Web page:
The writer and philosopher Pierre Rabhi, figure of agroecology in France, co-founder of the Colibris movement, died at the age of 83, AFP learned from his family on Saturday. Author in particular of “Towards happy sobriety”, sold more than 460,000 copies, this activist of the environmental cause, admired by personalities like Cyril Dion and Marion Cotillard, died Saturday following a cerebral hemorrhage, indicated to the ‘AFP his son, Vianney.
This pioneer of neo-ruralism had settled in 1961 on a farm in the south of France. Born in 1938 at the gates of the Algerian Sahara, Pierre Rabhi will remain as one of the pioneers of agroecology – an agricultural practice aimed at regenerating the natural environment by excluding pesticides and chemical fertilizers. A method applied from the 1980s in sub-Saharan Africa, where he made many trips.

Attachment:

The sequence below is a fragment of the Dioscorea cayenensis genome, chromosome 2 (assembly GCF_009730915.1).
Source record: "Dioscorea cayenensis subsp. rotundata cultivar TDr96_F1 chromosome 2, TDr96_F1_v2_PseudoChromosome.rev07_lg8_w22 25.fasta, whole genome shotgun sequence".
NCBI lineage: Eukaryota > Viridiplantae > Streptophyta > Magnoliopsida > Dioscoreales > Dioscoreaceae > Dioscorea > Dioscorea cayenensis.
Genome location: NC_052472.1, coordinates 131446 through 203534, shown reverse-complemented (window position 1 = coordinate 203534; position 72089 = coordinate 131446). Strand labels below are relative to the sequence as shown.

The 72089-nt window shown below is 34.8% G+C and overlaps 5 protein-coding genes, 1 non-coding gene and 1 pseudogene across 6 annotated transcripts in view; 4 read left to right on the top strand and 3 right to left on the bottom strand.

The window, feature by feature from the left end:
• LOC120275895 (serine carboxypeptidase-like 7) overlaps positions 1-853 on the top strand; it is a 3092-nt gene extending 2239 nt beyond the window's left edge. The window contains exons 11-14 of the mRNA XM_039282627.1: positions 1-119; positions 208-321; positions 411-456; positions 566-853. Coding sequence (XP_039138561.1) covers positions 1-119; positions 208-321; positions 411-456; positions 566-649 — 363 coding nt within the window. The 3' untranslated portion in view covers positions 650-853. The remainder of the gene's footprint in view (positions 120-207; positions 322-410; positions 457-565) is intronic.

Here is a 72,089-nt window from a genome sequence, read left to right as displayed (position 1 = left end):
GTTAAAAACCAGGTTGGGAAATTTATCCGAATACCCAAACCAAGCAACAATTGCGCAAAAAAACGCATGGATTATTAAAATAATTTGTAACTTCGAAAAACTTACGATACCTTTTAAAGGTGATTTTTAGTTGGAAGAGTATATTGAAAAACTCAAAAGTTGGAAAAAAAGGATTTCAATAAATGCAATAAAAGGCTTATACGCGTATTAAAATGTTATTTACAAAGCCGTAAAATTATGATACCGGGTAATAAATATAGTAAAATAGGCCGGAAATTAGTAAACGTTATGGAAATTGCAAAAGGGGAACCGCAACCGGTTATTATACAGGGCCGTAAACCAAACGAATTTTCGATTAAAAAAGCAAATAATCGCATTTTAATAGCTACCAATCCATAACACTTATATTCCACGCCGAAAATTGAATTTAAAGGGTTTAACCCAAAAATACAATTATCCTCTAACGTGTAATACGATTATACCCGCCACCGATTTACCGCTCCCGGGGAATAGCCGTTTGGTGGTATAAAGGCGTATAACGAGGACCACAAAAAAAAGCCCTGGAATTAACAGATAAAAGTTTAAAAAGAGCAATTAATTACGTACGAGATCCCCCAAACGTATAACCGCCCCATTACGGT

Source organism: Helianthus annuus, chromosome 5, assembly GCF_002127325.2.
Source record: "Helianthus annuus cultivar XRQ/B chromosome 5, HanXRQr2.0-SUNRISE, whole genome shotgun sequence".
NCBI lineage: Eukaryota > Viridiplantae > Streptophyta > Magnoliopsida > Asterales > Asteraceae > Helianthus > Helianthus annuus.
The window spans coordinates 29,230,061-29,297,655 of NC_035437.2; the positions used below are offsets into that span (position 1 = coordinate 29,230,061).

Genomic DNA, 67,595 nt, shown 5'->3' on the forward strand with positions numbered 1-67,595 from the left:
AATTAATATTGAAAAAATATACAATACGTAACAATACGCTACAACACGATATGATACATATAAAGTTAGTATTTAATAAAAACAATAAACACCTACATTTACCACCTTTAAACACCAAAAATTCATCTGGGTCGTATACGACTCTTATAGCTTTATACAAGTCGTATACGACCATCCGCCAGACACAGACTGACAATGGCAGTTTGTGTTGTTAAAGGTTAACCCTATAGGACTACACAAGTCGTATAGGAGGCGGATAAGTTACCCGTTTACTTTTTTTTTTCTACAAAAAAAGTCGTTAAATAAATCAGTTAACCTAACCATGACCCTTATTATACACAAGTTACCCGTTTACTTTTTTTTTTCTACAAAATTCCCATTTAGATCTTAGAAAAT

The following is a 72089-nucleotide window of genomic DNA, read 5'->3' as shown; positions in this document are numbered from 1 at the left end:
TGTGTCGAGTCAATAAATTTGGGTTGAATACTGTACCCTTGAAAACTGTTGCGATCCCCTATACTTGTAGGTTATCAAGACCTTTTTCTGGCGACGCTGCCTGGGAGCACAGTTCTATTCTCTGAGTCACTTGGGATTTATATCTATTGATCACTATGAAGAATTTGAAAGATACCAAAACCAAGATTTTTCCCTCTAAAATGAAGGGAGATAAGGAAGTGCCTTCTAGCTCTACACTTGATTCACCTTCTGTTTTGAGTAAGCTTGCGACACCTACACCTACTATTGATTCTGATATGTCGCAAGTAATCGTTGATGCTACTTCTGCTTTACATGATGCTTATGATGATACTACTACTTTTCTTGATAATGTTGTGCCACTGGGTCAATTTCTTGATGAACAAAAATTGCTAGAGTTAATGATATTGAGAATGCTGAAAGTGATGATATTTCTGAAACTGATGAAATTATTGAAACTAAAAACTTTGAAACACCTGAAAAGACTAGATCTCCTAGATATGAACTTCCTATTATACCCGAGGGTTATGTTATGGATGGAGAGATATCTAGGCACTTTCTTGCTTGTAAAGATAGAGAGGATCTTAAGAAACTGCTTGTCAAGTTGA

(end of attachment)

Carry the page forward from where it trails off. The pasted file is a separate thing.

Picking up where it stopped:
In him, the Buddhist monk Matthieu Ricard saw a “brother of conscience”. And he was admired by figures as diverse as actress Marion Cotillard and former minister Nicolas Hulot.
His countless works have each time met with undeniable success. With Cyril Dion – the author of the successful militant documentary “Demain” – he co-founded the citizen movement of Hummingbirds, which calls for local actions, such as shared gardens, educational farms or even short supply circuits.
“Sometimes presented as a technician, he was interested in the interiority of people,” said his son Vianney to AFP. “He touched a lot of people.”
Reference in the ecologist and alter-globalization seraglio, the one who was the friend of Thomas Sankara or the legendary violinist Yehudi Menuhin, experienced some media exposure in 2002, during an ephemeral presidential candidacy, to already “introduce into the debate the ecological and human emergency “.
Father of five children, he then divided his time between interviews, animation of his foundations, conferences and writing of books.
A great admirer of Socrates, he said that “every human being must try to know himself in order to change himself positively”.